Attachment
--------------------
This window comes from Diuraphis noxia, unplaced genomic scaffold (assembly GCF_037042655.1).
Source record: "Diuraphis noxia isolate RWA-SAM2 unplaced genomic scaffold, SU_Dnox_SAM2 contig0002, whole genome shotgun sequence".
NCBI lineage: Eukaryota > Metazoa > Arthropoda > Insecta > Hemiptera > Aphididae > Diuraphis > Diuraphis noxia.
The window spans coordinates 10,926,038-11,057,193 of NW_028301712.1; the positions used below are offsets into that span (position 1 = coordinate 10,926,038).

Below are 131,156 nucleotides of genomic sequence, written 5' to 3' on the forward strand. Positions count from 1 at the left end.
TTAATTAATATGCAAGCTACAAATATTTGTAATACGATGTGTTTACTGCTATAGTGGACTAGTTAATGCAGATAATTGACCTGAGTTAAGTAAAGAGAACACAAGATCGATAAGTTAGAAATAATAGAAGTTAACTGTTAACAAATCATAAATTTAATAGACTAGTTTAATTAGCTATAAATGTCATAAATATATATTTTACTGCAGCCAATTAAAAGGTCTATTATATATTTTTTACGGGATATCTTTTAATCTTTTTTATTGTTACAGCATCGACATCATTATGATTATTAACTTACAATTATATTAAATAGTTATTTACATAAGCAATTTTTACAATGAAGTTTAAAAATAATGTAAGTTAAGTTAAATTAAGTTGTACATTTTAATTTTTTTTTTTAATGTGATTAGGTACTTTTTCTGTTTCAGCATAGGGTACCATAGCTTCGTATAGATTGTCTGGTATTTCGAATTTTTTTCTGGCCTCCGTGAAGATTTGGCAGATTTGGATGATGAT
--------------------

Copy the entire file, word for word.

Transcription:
This window comes from Diuraphis noxia, unplaced genomic scaffold (assembly GCF_037042655.1).
Source record: "Diuraphis noxia isolate RWA-SAM2 unplaced genomic scaffold, SU_Dnox_SAM2 contig0002, whole genome shotgun sequence".
NCBI lineage: Eukaryota > Metazoa > Arthropoda > Insecta > Hemiptera > Aphididae > Diuraphis > Diuraphis noxia.
The window spans coordinates 10,926,038-11,057,193 of NW_028301712.1; the positions used below are offsets into that span (position 1 = coordinate 10,926,038).

Below are 131,156 nucleotides of genomic sequence, written 5' to 3' on the forward strand. Positions count from 1 at the left end.
TTAATTAATATGCAAGCTACAAATATTTGTAATACGATGTGTTTACTGCTATAGTGGACTAGTTAATGCAGATAATTGACCTGAGTTAAGTAAAGAGAACACAAGATCGATAAGTTAGAAATAATAGAAGTTAACTGTTAACAAATCATAAATTTAATAGACTAGTTTAATTAGCTATAAATGTCATAAATATATATTTTACTGCAGCCAATTAAAAGGTCTATTATATATTTTTTACGGGATATCTTTTAATCTTTTTTATTGTTACAGCATCGACATCATTATGATTATTAACTTACAATTATATTAAATAGTTATTTACATAAGCAATTTTTACAATGAAGTTTAAAAATAATGTAAGTTAAGTTAAATTAAGTTGTACATTTTAATTTTTTTTTTTAATGTGATTAGGTACTTTTTCTGTTTCAGCATAGGGTACCATAGCTTCGTATAGATTGTCTGGTATTTCGAATTTTTTTCTGGCCTCCGTGAAGATTTGGCAGATTTGGATGATGAT